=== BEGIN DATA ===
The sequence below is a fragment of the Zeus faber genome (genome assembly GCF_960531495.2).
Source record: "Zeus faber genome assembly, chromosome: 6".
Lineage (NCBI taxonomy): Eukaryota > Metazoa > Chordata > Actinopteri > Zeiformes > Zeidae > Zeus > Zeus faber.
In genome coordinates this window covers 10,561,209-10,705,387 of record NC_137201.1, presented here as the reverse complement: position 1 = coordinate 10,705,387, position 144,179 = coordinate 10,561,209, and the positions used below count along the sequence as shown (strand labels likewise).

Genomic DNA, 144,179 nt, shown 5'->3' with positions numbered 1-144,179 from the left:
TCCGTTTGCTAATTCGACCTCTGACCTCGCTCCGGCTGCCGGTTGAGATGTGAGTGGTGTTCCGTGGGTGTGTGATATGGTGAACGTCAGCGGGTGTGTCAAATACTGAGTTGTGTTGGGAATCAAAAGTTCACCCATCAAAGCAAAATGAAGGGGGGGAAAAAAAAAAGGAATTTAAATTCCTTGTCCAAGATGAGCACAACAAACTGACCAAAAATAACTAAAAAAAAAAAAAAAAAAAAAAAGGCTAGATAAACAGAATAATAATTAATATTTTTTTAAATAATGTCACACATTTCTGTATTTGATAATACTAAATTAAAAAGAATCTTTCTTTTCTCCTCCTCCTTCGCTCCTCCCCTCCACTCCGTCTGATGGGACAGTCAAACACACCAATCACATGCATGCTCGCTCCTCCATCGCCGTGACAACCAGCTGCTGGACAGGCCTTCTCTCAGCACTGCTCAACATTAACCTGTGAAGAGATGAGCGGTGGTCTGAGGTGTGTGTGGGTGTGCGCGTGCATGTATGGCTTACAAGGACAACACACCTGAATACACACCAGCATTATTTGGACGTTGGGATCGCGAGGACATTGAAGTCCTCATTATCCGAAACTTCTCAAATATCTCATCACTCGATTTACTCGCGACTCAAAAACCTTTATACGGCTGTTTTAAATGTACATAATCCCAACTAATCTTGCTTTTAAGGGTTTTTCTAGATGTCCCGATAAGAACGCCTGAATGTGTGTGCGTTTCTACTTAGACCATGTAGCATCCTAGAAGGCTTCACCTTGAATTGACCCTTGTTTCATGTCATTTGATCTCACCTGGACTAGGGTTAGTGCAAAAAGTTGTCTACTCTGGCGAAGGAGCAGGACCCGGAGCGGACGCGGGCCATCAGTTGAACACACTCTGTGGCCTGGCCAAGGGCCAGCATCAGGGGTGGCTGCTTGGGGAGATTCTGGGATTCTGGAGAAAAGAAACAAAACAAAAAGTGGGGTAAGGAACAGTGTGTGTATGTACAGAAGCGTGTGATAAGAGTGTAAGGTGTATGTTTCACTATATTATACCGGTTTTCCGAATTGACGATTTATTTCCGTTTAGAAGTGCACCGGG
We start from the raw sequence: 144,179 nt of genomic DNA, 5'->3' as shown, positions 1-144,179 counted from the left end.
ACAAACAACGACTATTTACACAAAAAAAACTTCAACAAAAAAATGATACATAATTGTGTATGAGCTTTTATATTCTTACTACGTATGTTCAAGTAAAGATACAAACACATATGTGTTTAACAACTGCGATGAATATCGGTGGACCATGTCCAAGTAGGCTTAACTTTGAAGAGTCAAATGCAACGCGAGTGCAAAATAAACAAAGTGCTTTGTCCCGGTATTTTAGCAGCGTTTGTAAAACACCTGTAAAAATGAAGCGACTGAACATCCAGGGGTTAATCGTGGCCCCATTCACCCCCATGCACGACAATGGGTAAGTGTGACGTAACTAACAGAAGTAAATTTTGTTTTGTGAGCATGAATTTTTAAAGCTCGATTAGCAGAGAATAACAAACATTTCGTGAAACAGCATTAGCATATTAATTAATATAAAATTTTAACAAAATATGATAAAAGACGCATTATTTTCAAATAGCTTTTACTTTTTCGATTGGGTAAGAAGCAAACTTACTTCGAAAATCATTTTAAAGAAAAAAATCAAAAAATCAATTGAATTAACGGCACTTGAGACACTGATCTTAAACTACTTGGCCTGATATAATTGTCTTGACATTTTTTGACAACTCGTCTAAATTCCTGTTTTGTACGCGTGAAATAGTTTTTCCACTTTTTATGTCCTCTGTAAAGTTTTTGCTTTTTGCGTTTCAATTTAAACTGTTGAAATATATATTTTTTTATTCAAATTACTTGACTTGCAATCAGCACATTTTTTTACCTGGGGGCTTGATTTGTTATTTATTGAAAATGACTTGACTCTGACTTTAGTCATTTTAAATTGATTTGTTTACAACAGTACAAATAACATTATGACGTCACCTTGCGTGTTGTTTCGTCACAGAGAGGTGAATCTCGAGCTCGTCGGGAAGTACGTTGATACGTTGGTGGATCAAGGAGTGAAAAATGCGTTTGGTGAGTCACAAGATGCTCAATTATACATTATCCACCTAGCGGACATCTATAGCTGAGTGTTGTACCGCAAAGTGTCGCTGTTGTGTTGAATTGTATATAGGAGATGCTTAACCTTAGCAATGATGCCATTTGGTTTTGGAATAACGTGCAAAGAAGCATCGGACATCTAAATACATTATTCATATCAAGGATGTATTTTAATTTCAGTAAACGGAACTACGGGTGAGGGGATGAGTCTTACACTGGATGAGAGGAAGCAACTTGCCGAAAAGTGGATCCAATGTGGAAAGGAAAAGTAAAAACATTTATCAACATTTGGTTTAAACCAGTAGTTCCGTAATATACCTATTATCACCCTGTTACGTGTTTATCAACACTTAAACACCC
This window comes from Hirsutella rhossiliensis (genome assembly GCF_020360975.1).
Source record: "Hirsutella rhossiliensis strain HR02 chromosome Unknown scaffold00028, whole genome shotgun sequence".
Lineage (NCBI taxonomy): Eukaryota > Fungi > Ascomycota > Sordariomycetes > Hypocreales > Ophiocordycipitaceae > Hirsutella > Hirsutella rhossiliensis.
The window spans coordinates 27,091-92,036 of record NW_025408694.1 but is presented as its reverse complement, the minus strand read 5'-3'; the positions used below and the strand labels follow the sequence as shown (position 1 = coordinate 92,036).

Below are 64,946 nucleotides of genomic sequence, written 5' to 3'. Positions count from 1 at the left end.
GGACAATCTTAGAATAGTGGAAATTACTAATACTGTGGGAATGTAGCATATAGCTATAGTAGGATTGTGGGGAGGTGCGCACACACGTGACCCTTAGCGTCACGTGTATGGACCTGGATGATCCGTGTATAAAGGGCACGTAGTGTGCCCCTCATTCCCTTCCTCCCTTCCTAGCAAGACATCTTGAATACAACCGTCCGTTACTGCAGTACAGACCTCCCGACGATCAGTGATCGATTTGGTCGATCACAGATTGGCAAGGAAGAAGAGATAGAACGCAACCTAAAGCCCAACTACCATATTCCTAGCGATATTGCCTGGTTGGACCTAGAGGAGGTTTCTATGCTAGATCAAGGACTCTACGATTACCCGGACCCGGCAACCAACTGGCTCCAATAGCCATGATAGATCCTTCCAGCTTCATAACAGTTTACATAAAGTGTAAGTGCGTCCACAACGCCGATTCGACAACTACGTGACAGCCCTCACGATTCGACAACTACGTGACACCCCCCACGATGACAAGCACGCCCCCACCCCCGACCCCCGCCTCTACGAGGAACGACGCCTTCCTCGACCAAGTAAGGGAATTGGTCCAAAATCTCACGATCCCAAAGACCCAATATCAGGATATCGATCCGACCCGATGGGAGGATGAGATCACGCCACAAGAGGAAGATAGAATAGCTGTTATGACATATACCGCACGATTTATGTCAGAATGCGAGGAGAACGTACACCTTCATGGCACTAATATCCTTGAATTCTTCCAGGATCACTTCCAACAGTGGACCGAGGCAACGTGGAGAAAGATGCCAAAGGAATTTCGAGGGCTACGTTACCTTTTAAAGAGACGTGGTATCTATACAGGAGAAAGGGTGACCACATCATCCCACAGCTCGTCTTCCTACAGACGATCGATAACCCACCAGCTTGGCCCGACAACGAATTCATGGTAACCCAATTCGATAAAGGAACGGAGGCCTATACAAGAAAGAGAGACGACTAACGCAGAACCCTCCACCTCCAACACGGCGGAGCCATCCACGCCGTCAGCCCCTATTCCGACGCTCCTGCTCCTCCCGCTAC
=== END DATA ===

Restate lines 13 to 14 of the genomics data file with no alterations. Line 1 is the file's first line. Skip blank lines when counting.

Below are 64,946 nucleotides of genomic sequence, written 5' to 3'. Positions count from 1 at the left end.
GGACAATCTTAGAATAGTGGAAATTACTAATACTGTGGGAATGTAGCATATAGCTATAGTAGGATTGTGGGGAGGTGCGCACACACGTGACCCTTAGCGTCACGTGTATGGACCTGGATGATCCGTGTATAAAGGGCACGTAGTGTGCCCCTCATTCCCTTCCTCCCTTCCTAGCAAGACATCTTGAATACAACCGTCCGTTACTGCAGTACAGACCTCCCGACGATCAGTGATCGATTTGGTCGATCACAGATTGGCAAGGAAGAAGAGATAGAACGCAACCTAAAGCCCAACTACCATATTCCTAGCGATATTGCCTGGTTGGACCTAGAGGAGGTTTCTATGCTAGATCAAGGACTCTACGATTACCCGGACCCGGCAACCAACTGGCTCCAATAGCCATGATAGATCCTTCCAGCTTCATAACAGTTTACATAAAGTGTAAGTGCGTCCACAACGCCGATTCGACAACTACGTGACAGCCCTCACGATTCGACAACTACGTGACACCCCCCACGATGACAAGCACGCCCCCACCCCCGACCCCCGCCTCTACGAGGAACGACGCCTTCCTCGACCAAGTAAGGGAATTGGTCCAAAATCTCACGATCCCAAAGACCCAATATCAGGATATCGATCCGACCCGATGGGAGGATGAGATCACGCCACAAGAGGAAGATAGAATAGCTGTTATGACATATACCGCACGATTTATGTCAGAATGCGAGGAGAACGTACACCTTCATGGCACTAATATCCTTGAATTCTTCCAGGATCACTTCCAACAGTGGACCGAGGCAACGTGGAGAAAGATGCCAAAGGAATTTCGAGGGCTACGTTACCTTTTAAAGAGACGTGGTATCTATACAGGAGAAAGGGTGACCACATCATCCCACAGCTCGTCTTCCTACAGACGATCGATAACCCACCAGCTTGGCCCGACAACGAATTCATGGTAACCCAATTCGATAAAGGAACGGAGGCCTATACAAGAAAGAGAGACGACTAACGCAGAACCCTCCACCTCCAACACGGCGGAGCCATCCACGCCGTCAGCCCCTATTCCGACGCTCCTGCTCCTCCCGCTAC